Hayden Despenas scores a touchdown to remember
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Hayden Despenas scores a touchdown to remember

From the These North Iowa stories warmed your heart in 2016 series
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MASON CITY | Hayden Despenas summed up the unforgettable moment in four words.

“That was pretty awesome,” the Mason City seventh-grader said.

It was a moment Despenas won’t soon forget. Nether will his parents. Neither will his teammates. Neither will his coaches.

Strapped in his wheel chair, Despenas, battling a debilitating condition called Friedreich's ataxia, was one of the boys Thursday afternoon.

It was the final seventh-grade football game of the season, and Mason City was facing off with county rival Clear Lake.

Despenas has served as the honorary captain all season, but coach Raymond Wynter wanted to do more.

He wanted Despenas to get into the game. And he wanted him to score.

Despenas’ mother, Sarah, called that “ambitious.”

But she knew her youngest of three boys would love every minute of it if it could be pulled off.

Hayden has always had an affinity for sports. Hockey and the Chicago Blackhawks are his first love. Football isn’t far behind.

When he was playing flag football in kindergarten, Despenas scored a touchdown the first time he touched the ball.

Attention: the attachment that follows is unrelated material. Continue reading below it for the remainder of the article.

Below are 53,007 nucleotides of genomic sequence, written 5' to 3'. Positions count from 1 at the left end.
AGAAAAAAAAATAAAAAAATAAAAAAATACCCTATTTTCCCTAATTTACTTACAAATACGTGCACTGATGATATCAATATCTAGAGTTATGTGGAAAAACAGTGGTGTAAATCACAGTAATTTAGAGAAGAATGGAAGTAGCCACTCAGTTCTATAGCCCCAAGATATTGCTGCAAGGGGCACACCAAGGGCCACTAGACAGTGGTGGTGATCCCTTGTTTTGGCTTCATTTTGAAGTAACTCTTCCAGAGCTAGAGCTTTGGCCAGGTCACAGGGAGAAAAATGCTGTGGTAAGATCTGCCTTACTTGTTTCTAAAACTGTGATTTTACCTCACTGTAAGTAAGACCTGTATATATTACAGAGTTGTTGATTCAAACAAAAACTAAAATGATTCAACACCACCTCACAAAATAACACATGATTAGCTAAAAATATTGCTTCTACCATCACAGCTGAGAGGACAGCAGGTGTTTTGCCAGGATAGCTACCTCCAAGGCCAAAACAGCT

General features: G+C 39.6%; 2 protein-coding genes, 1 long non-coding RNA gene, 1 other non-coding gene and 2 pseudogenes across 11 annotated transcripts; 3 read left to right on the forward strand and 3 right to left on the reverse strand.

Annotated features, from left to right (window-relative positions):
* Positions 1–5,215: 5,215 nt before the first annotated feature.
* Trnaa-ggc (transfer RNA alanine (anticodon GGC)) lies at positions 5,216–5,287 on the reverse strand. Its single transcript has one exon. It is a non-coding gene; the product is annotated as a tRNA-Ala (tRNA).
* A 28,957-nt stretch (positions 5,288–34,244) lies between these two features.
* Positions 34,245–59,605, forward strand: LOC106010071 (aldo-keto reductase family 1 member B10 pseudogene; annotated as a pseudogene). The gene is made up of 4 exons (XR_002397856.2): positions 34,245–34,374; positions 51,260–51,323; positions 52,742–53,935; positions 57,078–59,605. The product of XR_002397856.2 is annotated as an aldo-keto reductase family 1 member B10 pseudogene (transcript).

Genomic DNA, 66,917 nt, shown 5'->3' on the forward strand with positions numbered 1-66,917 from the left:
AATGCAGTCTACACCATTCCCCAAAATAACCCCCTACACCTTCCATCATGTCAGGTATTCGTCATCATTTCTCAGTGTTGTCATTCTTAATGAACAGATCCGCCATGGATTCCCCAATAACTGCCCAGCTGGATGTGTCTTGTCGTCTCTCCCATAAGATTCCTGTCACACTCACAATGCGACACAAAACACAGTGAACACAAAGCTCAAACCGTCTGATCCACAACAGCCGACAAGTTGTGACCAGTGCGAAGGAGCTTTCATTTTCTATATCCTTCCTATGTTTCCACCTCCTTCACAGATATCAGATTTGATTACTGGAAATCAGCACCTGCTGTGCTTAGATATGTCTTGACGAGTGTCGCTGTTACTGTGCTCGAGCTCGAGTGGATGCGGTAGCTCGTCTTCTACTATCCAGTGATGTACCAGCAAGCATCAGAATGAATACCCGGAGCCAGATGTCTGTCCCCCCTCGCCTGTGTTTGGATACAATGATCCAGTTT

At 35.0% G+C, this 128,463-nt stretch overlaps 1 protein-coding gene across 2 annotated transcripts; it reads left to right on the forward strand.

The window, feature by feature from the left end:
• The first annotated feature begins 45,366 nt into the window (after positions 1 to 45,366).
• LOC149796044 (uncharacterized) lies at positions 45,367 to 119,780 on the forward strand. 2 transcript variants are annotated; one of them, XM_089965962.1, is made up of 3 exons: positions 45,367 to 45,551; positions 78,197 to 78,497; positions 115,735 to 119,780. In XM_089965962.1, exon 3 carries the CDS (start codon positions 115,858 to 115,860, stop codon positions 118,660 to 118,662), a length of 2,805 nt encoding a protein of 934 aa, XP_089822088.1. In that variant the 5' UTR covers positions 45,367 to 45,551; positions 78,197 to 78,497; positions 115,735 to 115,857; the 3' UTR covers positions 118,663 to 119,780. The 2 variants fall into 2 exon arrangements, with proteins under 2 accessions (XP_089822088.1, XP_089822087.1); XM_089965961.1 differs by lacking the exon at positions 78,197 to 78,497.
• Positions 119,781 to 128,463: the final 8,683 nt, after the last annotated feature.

“He was like a pinball,” his father Dana recalled.

Hayden had to wait a few years between touchdowns, but his second one — the one coming Thursday where he went 65 yards off the left side — may prove to be a tad more memorable.

His teammates cheered his every move as his wheelchair powered toward the west end zone. The Clear Lake players, who were in on the plan all along, playfully dove toward his wheelchair.

Everyone was beaming from ear to ear. It didn't matter which school you were rooting on. This was much bigger and far more important than winning and losing a game.

“Not everyone gets to do something they love,” Wynter said. “For him, it’s hard not being able to do that anymore. We wanted him to feel a part of something, and what’s better than Mohawk football?”

Wynter is hoping Despenas’ attitude proves as a lasting example to his young group of players.

“Seeing him in the hallways, he always has that smile,” he said. “He never seems to have a bad day.”

Thursday was the best of days.

He received a signed football from the middle school football teams, and he said he plans to place it next to his other signed Mohawk footballs.

Despenas is batting a genetic, neurodegenerative disease that affects 1 in 50,000 people. He was diagnosed in 2012. It’s affected his ability to walk, go to school and complete simple tasks.

None of that mattered Thursday.

“It’s so cool to see how those boys rally around him,” Sarah said. “And I don’t feel it’s out of pity. I feel they really want to include him. They are friends, many have been with him in school or church since he was a little boy, and this was there way of saying, ‘Hey, I want you to be a part of this.’”

Thursday marked the final seventh-grade football game of the year. Win or lose, this was the perfect ending.

“We felt there needed to be something more for him,” Wynter said. “What better way than being able to score a touchdown?”

Added Sarah, “He’s always been like, ‘I want to play.’ This was a way to include him.”

When Hayden crossed the end zone, he was mobbed by teammates. After a speech from Wynter praising his positive attitude, the team broke into a chant of “Mohawks! Mohawks! Mohawks!”

“The No. 1 thing is don’t take things for gratned,” Wynter said. “But don’t give up, either.”


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